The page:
By Mike Adams
Washington D.C. is in an uproar. District police are looking for two people in connection with an attack on a transgendered woman who was shot on Eastern Avenue last week. Tragically, the former man who is now a woman was approached by two gun wielding men who are still men. The present men assaulted the former man and then shot at her (previously him) as she (previously he) tried to run away.
The victim was treated at a local hospital; the men who are still men were seen fleeing the scene in a grey four-door sedan with the front driver’s side hubcap missing. The first subject is described as a black male (at least currently), who is about 5’10″, and has a dark complexion. In other words, he’s both black and dark.
The second suspect is described by police as “a black male,” who is about 6′ tall, and is “heavy-set, with a medium-brown complexion.” Police also released a video of the suspects they are seeking so people can watch for themselves and determine which of the police descriptions – “black” or “medium brown” – is the most accurate.
Anyone who has knowledge of this case, knows the identity of the persons of interest, or needs some clarification of the exact difference between “black” and “medium brown” should immediately call police at 202-727-9099 or simply text message 50411.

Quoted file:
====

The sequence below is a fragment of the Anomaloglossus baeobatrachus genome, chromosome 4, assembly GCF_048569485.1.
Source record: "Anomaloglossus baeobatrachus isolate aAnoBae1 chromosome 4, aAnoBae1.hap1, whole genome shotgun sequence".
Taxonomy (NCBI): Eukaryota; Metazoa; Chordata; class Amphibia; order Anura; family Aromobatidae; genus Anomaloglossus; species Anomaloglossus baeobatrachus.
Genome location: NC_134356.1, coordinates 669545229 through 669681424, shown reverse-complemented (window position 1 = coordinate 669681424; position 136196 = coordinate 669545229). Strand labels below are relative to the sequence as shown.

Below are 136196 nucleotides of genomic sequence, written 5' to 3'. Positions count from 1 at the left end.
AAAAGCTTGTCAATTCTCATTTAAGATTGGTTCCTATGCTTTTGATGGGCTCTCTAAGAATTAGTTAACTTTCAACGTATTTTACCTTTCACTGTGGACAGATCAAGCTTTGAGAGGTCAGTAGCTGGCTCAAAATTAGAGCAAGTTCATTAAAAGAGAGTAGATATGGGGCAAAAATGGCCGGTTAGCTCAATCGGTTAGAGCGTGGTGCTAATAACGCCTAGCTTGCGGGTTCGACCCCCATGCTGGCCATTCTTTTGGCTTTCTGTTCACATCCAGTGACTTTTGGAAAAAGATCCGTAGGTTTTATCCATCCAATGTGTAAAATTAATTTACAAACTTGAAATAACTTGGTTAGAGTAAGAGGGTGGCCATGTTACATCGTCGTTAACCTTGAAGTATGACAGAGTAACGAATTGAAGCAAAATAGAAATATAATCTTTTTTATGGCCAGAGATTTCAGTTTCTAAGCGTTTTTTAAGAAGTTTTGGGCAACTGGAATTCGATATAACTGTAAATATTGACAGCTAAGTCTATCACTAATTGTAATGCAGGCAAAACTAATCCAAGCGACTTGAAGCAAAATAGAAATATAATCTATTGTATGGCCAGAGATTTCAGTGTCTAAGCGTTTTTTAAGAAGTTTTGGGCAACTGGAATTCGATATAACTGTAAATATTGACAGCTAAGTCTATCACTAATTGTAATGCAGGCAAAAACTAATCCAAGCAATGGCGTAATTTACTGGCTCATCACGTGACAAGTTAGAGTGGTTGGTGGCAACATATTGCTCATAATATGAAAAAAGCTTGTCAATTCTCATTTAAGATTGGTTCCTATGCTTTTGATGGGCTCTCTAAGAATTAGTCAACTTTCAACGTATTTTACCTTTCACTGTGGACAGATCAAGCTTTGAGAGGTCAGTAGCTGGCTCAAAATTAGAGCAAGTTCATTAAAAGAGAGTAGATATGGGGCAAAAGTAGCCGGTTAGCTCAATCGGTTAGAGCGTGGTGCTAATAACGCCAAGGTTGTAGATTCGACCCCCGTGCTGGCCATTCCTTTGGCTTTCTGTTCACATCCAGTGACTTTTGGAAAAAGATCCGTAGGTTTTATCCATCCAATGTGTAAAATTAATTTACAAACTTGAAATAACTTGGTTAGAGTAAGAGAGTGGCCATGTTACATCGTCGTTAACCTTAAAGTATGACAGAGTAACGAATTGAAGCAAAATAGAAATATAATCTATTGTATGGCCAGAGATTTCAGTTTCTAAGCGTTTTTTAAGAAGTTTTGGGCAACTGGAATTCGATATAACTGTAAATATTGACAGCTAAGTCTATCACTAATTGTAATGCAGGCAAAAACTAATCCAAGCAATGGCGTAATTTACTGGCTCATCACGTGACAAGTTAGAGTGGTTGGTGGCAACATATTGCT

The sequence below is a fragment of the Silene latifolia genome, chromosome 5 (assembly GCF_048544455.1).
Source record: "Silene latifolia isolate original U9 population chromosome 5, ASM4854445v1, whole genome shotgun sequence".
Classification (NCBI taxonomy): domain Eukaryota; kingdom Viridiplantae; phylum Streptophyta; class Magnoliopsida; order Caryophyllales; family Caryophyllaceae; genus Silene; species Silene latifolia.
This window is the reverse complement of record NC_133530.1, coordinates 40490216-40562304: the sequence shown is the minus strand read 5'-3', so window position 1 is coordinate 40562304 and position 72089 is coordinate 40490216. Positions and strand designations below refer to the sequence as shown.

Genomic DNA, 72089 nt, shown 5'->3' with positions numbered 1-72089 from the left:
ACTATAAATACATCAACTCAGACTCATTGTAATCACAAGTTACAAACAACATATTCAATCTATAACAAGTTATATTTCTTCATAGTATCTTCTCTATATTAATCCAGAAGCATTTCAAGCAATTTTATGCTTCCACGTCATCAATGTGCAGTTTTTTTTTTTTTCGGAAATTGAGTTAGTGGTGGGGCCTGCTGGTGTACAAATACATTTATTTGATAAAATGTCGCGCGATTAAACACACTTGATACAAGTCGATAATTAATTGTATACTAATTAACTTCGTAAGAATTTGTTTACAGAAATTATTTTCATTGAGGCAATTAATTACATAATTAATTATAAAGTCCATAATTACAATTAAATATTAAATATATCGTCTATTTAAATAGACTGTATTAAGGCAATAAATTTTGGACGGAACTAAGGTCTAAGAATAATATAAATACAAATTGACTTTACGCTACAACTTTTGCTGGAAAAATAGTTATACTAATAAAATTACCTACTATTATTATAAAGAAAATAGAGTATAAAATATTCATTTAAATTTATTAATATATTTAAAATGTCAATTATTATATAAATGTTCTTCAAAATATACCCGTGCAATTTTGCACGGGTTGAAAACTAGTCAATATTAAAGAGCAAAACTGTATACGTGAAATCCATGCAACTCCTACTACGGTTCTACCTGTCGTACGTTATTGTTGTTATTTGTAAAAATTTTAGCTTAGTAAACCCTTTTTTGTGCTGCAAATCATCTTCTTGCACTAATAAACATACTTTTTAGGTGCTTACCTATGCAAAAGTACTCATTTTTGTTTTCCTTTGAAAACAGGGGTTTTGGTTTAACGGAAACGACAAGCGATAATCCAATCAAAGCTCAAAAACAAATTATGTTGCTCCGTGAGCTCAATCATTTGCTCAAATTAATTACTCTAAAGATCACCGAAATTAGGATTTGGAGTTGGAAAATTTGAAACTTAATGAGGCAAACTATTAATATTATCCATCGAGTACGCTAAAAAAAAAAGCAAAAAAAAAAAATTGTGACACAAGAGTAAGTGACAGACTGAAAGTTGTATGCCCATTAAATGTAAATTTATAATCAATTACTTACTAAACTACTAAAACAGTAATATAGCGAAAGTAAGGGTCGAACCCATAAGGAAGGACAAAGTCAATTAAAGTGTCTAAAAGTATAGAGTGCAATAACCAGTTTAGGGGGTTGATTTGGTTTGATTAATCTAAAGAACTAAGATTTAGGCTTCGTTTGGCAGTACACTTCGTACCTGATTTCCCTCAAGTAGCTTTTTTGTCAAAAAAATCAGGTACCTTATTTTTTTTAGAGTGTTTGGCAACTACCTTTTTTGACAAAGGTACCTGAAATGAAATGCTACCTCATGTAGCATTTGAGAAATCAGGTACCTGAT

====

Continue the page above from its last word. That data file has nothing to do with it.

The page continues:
In the meantime, there are two really valuable lessons that can be learned from this recent attack by two men on one former man. They are listed below in order of their importance.
1. Always carry a gun. Washington DC is a dangerous place. I know that because I’ve run into some trouble there. A few years ago, I took on a Muslim extremist in my column. There were some disturbing email exchanges between us before I went to speak in DC so I did something I rarely do: I took two armed bodyguards with me into DC city limits.
I will grant that it was illegal for both of my bodyguards to be standing near me with concealed weapons during my speech in DC. But the Muslim I was tangling with had connections to Al Qaeda so we really couldn’t take any chances. Better to be tried by twelve as a present man than carried by six as a former man. If you don’t like violating the law by carrying concealed in places that don’t allow it, the remedy is simple: move.